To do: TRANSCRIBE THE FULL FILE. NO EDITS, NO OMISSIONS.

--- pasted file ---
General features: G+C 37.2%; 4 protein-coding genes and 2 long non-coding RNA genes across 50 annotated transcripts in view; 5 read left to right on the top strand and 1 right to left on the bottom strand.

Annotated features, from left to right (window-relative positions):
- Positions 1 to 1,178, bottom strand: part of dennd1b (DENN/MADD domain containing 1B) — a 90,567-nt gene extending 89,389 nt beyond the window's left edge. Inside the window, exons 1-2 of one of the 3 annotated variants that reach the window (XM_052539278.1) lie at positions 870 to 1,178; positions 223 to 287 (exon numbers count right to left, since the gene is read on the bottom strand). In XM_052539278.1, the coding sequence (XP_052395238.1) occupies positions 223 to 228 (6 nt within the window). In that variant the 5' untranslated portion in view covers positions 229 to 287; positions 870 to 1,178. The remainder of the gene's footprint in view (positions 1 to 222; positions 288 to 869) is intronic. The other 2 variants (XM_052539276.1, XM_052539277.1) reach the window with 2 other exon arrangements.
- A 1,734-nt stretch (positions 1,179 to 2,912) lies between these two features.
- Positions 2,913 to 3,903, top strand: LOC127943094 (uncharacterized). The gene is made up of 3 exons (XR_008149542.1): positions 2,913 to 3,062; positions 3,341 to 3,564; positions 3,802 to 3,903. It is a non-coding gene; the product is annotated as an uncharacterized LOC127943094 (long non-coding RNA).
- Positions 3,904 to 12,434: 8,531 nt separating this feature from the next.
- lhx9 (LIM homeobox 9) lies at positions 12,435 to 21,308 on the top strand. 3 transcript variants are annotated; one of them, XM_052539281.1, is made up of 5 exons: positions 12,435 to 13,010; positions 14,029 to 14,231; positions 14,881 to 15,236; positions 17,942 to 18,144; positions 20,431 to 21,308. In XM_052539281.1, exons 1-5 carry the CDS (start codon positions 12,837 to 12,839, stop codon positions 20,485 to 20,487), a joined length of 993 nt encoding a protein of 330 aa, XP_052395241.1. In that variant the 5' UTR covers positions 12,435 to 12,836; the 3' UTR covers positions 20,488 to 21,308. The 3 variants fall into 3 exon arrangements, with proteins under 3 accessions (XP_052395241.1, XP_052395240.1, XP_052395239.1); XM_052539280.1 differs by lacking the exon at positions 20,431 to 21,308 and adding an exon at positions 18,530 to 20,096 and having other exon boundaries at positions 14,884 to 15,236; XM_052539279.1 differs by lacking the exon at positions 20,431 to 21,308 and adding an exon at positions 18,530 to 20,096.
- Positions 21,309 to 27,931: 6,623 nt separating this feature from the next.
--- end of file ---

General features: G+C 37.2%; 4 protein-coding genes and 2 long non-coding RNA genes across 50 annotated transcripts in view; 5 read left to right on the top strand and 1 right to left on the bottom strand.

Annotated features, from left to right (window-relative positions):
- Positions 1 to 1,178, bottom strand: part of dennd1b (DENN/MADD domain containing 1B) — a 90,567-nt gene extending 89,389 nt beyond the window's left edge. Inside the window, exons 1-2 of one of the 3 annotated variants that reach the window (XM_052539278.1) lie at positions 870 to 1,178; positions 223 to 287 (exon numbers count right to left, since the gene is read on the bottom strand). In XM_052539278.1, the coding sequence (XP_052395238.1) occupies positions 223 to 228 (6 nt within the window). In that variant the 5' untranslated portion in view covers positions 229 to 287; positions 870 to 1,178. The remainder of the gene's footprint in view (positions 1 to 222; positions 288 to 869) is intronic. The other 2 variants (XM_052539276.1, XM_052539277.1) reach the window with 2 other exon arrangements.
- A 1,734-nt stretch (positions 1,179 to 2,912) lies between these two features.
- Positions 2,913 to 3,903, top strand: LOC127943094 (uncharacterized). The gene is made up of 3 exons (XR_008149542.1): positions 2,913 to 3,062; positions 3,341 to 3,564; positions 3,802 to 3,903. It is a non-coding gene; the product is annotated as an uncharacterized LOC127943094 (long non-coding RNA).
- Positions 3,904 to 12,434: 8,531 nt separating this feature from the next.
- lhx9 (LIM homeobox 9) lies at positions 12,435 to 21,308 on the top strand. 3 transcript variants are annotated; one of them, XM_052539281.1, is made up of 5 exons: positions 12,435 to 13,010; positions 14,029 to 14,231; positions 14,881 to 15,236; positions 17,942 to 18,144; positions 20,431 to 21,308. In XM_052539281.1, exons 1-5 carry the CDS (start codon positions 12,837 to 12,839, stop codon positions 20,485 to 20,487), a joined length of 993 nt encoding a protein of 330 aa, XP_052395241.1. In that variant the 5' UTR covers positions 12,435 to 12,836; the 3' UTR covers positions 20,488 to 21,308. The 3 variants fall into 3 exon arrangements, with proteins under 3 accessions (XP_052395241.1, XP_052395240.1, XP_052395239.1); XM_052539280.1 differs by lacking the exon at positions 20,431 to 21,308 and adding an exon at positions 18,530 to 20,096 and having other exon boundaries at positions 14,884 to 15,236; XM_052539279.1 differs by lacking the exon at positions 20,431 to 21,308 and adding an exon at positions 18,530 to 20,096.
- Positions 21,309 to 27,931: 6,623 nt separating this feature from the next.